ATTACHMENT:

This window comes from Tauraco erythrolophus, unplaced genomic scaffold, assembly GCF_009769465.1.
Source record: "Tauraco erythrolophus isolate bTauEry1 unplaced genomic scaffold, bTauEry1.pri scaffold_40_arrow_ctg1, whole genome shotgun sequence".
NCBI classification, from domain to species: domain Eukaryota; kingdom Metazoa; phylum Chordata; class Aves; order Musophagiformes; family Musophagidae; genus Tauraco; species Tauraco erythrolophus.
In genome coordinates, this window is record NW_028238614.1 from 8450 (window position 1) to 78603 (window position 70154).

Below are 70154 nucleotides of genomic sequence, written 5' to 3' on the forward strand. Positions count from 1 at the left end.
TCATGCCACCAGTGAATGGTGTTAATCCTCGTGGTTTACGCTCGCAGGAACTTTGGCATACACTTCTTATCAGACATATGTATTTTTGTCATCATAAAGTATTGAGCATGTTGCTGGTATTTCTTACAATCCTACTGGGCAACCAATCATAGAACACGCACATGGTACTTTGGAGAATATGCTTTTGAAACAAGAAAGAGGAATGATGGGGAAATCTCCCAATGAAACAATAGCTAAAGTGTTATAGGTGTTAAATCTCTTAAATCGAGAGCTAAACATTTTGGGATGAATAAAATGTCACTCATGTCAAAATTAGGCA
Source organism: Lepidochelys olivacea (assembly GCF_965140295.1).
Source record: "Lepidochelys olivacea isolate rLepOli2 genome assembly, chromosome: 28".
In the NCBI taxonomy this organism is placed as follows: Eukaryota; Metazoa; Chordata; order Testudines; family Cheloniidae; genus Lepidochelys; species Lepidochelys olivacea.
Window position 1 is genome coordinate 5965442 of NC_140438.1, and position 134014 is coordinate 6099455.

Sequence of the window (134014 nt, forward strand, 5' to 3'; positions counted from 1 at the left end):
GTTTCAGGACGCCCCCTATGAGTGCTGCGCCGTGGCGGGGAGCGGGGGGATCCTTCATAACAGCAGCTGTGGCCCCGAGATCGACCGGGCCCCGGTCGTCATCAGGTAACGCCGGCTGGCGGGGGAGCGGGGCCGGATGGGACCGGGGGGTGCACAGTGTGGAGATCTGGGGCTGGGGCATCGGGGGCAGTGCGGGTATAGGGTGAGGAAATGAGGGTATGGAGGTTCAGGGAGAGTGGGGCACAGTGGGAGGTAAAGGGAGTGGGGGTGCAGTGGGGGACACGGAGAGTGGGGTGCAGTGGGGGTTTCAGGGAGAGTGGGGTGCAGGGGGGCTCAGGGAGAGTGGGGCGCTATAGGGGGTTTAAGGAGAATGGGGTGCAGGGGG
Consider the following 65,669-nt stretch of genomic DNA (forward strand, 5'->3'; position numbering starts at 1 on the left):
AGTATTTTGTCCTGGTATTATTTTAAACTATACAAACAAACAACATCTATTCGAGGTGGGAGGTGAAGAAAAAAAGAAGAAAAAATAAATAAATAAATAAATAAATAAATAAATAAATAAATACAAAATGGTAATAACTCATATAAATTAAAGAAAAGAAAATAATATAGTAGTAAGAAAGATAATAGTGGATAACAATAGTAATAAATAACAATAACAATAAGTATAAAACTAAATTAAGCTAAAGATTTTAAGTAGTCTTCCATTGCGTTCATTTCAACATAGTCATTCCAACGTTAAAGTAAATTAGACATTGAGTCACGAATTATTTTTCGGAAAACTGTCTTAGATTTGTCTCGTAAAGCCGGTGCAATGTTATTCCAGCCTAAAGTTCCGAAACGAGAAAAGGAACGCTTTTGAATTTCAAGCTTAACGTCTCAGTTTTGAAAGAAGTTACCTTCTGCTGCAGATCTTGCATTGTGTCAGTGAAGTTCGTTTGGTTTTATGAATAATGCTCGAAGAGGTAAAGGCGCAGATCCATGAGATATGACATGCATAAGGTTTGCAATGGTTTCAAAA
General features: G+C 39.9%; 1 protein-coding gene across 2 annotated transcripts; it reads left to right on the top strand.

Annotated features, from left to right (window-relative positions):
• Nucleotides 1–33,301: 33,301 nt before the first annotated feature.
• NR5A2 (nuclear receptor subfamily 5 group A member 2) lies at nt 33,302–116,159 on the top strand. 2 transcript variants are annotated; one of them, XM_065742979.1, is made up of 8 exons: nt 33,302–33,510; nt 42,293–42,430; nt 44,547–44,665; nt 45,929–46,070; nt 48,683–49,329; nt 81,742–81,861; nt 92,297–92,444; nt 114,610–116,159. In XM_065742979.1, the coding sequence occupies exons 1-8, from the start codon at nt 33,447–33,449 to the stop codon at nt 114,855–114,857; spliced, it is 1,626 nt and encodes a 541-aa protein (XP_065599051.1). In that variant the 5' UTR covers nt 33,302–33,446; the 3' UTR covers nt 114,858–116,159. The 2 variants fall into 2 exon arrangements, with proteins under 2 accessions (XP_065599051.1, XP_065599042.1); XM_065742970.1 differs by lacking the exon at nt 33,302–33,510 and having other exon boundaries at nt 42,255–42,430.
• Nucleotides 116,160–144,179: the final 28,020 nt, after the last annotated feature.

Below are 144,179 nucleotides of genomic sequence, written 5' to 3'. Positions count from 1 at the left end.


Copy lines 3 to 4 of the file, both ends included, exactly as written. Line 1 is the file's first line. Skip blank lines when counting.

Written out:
NCBI classification, from domain to species: domain Eukaryota; kingdom Metazoa; phylum Chordata; class Aves; order Musophagiformes; family Musophagidae; genus Tauraco; species Tauraco erythrolophus.
In genome coordinates, this window is record NW_028238614.1 from 8450 (window position 1) to 78603 (window position 70154).